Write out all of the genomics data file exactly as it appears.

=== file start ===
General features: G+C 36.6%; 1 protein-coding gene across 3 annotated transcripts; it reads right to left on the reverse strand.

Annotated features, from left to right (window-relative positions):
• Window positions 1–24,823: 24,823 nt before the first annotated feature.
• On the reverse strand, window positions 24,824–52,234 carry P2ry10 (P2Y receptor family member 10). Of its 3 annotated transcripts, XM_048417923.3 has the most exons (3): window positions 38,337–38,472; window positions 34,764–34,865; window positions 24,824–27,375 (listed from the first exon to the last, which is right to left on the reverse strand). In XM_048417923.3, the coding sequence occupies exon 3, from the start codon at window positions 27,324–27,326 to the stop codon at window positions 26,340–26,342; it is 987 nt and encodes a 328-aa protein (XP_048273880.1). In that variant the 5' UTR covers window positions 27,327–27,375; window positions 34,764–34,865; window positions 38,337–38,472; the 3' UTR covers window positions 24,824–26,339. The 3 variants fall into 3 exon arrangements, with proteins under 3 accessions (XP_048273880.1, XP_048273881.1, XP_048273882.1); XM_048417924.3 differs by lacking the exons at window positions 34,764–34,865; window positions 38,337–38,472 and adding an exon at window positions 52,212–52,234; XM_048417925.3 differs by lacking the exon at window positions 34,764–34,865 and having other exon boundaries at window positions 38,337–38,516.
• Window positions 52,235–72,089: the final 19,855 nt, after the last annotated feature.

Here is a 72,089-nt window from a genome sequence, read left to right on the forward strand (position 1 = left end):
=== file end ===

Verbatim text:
General features: G+C 36.6%; 1 protein-coding gene across 3 annotated transcripts; it reads right to left on the reverse strand.

Annotated features, from left to right (window-relative positions):
• Window positions 1–24,823: 24,823 nt before the first annotated feature.
• On the reverse strand, window positions 24,824–52,234 carry P2ry10 (P2Y receptor family member 10). Of its 3 annotated transcripts, XM_048417923.3 has the most exons (3): window positions 38,337–38,472; window positions 34,764–34,865; window positions 24,824–27,375 (listed from the first exon to the last, which is right to left on the reverse strand). In XM_048417923.3, the coding sequence occupies exon 3, from the start codon at window positions 27,324–27,326 to the stop codon at window positions 26,340–26,342; it is 987 nt and encodes a 328-aa protein (XP_048273880.1). In that variant the 5' UTR covers window positions 27,327–27,375; window positions 34,764–34,865; window positions 38,337–38,472; the 3' UTR covers window positions 24,824–26,339. The 3 variants fall into 3 exon arrangements, with proteins under 3 accessions (XP_048273880.1, XP_048273881.1, XP_048273882.1); XM_048417924.3 differs by lacking the exons at window positions 34,764–34,865; window positions 38,337–38,472 and adding an exon at window positions 52,212–52,234; XM_048417925.3 differs by lacking the exon at window positions 34,764–34,865 and having other exon boundaries at window positions 38,337–38,516.
• Window positions 52,235–72,089: the final 19,855 nt, after the last annotated feature.

Here is a 72,089-nt window from a genome sequence, read left to right on the forward strand (position 1 = left end):